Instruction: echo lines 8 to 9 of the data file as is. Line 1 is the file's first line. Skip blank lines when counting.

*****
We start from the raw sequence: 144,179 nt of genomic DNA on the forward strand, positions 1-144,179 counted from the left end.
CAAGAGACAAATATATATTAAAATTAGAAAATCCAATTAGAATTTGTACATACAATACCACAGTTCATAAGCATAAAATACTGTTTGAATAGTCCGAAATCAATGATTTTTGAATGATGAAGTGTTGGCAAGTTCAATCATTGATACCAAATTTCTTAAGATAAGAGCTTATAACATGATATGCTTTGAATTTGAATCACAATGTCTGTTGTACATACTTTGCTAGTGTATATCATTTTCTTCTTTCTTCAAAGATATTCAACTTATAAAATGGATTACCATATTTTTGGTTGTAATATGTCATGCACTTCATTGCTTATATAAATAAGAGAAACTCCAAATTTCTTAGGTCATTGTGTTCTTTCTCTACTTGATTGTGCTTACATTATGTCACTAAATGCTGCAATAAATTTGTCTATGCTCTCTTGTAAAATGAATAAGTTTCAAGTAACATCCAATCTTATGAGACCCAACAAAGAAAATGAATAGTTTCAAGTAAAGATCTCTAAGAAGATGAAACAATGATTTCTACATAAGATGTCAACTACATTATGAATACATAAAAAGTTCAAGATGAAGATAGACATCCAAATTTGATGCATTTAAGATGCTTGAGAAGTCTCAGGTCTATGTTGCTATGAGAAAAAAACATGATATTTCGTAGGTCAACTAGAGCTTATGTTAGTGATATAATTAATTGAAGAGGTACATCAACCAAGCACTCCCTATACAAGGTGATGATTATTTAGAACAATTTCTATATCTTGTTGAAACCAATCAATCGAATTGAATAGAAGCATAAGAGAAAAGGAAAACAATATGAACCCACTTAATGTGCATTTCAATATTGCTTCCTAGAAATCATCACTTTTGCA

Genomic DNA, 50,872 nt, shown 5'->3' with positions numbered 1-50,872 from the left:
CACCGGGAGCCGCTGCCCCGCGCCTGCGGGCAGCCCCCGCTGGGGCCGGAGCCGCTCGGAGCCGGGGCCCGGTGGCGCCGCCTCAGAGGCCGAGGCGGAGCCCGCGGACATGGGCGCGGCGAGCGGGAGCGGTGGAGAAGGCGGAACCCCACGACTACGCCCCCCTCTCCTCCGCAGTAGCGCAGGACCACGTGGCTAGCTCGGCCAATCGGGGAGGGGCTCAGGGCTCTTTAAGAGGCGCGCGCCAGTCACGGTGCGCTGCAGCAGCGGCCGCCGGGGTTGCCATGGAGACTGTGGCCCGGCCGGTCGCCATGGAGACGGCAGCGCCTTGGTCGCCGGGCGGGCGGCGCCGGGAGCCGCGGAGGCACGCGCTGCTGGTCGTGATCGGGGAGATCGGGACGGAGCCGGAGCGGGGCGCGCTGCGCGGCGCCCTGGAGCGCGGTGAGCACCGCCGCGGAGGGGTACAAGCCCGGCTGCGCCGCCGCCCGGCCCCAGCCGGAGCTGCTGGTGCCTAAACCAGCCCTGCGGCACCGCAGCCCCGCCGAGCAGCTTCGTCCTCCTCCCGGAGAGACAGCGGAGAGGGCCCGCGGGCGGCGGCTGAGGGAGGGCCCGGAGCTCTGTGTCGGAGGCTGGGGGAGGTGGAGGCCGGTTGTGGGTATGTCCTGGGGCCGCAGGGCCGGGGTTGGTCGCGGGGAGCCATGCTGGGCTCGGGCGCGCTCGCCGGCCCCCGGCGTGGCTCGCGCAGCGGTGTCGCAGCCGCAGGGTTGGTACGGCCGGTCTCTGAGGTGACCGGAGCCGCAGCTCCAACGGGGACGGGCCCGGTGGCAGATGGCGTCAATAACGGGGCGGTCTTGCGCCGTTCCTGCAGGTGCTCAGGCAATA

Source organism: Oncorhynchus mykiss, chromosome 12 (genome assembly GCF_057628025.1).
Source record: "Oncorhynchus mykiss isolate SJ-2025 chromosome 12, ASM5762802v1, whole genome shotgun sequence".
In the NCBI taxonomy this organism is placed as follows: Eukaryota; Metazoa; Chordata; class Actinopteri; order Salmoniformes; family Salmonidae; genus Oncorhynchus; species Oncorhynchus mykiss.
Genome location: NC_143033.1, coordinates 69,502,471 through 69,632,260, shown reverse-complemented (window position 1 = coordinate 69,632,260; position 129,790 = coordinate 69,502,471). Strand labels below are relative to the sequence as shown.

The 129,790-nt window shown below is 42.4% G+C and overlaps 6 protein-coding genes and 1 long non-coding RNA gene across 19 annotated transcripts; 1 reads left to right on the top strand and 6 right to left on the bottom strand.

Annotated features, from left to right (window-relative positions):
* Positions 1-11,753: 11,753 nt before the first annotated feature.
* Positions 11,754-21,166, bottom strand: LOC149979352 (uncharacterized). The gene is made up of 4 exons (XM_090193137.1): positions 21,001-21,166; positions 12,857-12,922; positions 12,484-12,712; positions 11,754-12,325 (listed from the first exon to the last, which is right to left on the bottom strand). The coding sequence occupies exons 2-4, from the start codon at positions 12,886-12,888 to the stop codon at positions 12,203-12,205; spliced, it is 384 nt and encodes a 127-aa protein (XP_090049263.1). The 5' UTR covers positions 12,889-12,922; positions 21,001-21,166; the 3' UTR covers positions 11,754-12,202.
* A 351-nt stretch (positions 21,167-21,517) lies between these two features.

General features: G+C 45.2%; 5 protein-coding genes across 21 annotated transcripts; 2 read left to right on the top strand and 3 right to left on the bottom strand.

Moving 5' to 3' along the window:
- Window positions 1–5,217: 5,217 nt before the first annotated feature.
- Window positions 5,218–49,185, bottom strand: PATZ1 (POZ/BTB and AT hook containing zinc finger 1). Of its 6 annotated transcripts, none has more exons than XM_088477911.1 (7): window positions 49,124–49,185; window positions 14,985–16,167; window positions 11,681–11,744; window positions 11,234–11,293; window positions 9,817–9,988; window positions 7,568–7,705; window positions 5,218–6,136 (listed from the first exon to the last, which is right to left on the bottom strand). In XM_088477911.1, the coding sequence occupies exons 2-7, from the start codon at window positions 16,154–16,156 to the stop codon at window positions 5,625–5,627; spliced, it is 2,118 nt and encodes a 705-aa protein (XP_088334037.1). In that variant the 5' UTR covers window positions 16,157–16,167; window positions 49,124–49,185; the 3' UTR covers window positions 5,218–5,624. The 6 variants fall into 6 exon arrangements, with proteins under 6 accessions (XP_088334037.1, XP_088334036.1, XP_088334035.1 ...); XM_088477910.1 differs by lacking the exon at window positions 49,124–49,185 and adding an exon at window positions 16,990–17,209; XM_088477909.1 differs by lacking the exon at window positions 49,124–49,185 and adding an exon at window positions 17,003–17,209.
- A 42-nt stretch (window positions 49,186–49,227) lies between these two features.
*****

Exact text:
Genome location: NC_143033.1, coordinates 69,502,471 through 69,632,260, shown reverse-complemented (window position 1 = coordinate 69,632,260; position 129,790 = coordinate 69,502,471). Strand labels below are relative to the sequence as shown.

The 129,790-nt window shown below is 42.4% G+C and overlaps 6 protein-coding genes and 1 long non-coding RNA gene across 19 annotated transcripts; 1 reads left to right on the top strand and 6 right to left on the bottom strand.